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Hormones and Productivity: Estrogen V The 9-5

The opinions expressed in this article are the writer’s own and do not reflect the views of Her Campus.
This article is written by a student writer from the Her Campus at JMU chapter.

A little-known fact about the traditional 9-5 workday; it is entirely based on the rise and fall of testosterone. Yep, that is how steeped our society is in the patriarchy. There are a few tips and tricks women can employ as we adapt to a productivity cycle not designed for us, though. First, let’s make sure we all understand how male and female hormone cycles differ. 

The 24 productivity cycle is rooted in the ebb and flow of the hormone “testosterone”, the primary sex hormone in males. Their days start with high productivity because their testosterone is at its height. Throughout the course of the day testosterone levels gradually decrease, and hit a steep decline during the early evening; this is the reason work days end when they do, as men then require recharging for the next day.

Women, on the other hand, experience a month-long rise and fall of our primary sex hormone, “estrogen”. Per Hormonology, a web service dedicated to getting women in sync with their cycles, female hormone cycles are typically broken up into four phases: the follicular, the ovulatory, the luteal, and the menstrual. The follicular phase, the first 6-14 days of a cycle, is typically considered to be prime productivity time. This leaves the rest of the cycle paling in comparison in terms of creativity and efficiency, and women racing to catch up when our bodies are operating on a totally different clock!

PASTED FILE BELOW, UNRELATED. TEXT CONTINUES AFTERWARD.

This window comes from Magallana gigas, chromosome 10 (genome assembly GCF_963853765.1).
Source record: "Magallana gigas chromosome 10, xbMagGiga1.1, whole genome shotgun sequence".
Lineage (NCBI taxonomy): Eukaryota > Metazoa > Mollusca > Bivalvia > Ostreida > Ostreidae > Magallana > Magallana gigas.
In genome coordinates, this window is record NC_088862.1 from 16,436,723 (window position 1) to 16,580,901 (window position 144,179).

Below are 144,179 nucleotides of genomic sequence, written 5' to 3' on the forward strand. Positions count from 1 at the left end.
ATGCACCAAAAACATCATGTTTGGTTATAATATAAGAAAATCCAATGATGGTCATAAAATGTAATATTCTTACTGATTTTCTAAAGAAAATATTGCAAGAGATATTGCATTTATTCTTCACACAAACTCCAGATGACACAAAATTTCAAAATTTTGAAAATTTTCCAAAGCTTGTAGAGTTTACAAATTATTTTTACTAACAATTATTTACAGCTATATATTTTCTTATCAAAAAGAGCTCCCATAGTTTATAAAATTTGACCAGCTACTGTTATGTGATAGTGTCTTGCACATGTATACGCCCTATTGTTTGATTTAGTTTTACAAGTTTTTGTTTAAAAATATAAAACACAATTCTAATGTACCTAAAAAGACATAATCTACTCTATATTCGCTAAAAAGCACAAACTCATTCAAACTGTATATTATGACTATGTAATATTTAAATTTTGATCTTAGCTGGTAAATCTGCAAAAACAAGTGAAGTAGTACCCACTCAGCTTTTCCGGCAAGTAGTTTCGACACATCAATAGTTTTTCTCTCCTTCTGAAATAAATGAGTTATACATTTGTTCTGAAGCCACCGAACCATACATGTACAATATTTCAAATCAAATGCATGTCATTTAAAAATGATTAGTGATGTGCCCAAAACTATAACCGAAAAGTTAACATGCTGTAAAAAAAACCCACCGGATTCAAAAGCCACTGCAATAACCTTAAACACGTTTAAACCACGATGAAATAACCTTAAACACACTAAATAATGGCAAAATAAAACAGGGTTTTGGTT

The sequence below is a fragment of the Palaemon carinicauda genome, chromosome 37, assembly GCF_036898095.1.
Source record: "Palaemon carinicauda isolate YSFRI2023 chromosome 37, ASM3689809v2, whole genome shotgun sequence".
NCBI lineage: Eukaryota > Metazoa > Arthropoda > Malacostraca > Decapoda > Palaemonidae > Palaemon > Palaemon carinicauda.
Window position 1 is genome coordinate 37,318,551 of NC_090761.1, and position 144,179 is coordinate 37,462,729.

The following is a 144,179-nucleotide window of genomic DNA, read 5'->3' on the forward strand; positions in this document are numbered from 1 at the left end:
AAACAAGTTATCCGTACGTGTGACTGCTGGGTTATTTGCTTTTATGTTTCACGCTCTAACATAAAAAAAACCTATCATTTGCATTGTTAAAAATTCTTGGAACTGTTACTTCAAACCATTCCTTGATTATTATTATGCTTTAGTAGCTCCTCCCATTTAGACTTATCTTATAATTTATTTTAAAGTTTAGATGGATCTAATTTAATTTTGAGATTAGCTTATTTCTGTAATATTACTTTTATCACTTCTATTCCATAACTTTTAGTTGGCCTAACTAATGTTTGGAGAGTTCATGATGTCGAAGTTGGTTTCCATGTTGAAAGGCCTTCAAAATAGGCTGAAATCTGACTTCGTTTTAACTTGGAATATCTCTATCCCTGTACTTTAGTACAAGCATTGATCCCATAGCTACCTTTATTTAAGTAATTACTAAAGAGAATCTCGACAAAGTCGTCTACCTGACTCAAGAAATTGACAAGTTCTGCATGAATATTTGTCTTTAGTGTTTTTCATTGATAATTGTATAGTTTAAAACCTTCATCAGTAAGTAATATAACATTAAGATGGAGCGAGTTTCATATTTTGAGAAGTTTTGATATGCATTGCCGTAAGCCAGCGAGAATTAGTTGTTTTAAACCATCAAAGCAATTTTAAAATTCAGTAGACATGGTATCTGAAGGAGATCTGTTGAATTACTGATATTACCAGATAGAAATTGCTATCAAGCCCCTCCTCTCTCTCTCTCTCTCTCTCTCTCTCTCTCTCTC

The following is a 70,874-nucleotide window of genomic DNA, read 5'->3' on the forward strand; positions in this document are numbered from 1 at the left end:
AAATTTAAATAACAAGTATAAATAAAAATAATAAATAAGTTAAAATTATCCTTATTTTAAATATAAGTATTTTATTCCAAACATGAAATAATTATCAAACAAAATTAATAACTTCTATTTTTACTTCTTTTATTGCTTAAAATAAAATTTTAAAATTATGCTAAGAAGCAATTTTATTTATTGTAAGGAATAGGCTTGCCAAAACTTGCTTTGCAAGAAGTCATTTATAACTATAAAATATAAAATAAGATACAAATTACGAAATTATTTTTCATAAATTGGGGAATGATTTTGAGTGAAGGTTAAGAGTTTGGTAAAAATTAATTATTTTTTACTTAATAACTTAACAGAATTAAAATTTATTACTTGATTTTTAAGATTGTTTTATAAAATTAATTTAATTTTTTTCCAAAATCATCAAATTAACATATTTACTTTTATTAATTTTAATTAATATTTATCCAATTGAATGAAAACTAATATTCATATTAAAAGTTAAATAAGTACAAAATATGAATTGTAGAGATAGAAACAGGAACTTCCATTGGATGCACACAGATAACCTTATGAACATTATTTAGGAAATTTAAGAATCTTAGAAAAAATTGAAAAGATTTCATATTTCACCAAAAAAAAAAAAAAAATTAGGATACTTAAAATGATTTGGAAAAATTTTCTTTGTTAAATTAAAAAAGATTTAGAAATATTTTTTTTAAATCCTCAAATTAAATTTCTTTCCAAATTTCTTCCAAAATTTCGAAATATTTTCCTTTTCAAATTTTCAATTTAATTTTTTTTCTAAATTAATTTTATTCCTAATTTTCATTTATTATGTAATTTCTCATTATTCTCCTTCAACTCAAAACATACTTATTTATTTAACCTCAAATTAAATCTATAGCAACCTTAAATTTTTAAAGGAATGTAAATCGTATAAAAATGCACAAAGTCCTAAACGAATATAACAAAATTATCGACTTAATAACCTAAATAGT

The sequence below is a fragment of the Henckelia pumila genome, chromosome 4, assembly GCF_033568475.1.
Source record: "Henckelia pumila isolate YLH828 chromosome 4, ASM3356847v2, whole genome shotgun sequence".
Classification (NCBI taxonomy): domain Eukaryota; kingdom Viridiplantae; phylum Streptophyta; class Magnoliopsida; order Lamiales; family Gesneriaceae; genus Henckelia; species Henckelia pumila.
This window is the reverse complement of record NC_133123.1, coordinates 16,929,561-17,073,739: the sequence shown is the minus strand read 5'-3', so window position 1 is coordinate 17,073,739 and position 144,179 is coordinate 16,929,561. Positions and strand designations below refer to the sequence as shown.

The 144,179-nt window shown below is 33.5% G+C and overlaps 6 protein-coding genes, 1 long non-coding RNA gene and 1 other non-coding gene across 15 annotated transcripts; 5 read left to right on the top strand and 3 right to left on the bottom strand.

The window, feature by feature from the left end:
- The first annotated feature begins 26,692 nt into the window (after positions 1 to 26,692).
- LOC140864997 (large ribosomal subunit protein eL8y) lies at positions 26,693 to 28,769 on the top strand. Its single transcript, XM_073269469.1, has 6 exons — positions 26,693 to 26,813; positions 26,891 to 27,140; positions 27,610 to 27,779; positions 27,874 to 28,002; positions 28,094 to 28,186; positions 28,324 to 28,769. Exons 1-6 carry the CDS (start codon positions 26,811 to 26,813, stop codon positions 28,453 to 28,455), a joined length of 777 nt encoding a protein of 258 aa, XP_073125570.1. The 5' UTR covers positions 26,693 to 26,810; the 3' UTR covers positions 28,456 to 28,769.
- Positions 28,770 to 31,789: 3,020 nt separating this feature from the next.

I was shocked to learn that something as fundamental as the workday has been so heavily influenced by patriarchal values, and more people need to understand just how dangerous it is to continue perpetuating these conventions. However, we are in many ways existing between our knowledge of a disparity and our ability to effectively do anything about it. Thus, we must take charge of our productivity and energy, harnessing the female hormone cycle to our advantage as men have for centuries. 

Even though the follicular phase is considered the most “productive” phase of the cycle, there are advantages to all four phases. For example, per Forbes Magazine, the ovulatory phase increases communication skills and makes collaborative work a breeze. The luteal phase is where attention to detail shines, and the menstrual phase heightens intuition. If we think about it this way, we can see how beneficial it would be to start our month by getting tasks done, move into collaboration, and then revise and use our intuitive reasoning to ensure we are doing the best work we can at the end of our cycle. 

The very existence of a testosterone-influenced productivity cycle is problematic and requires large-scale reflection and change, but right now it is important to understand how you can use the female hormone cycle to your advantage in every facet of your life.

Grace is a junior at James Madison University, majoring in English and Writing, Rhetoric, & Technical Communication with a minor in Creative Writing. She enjoys reading contemporary romance novels, doing yoga, and listening to music!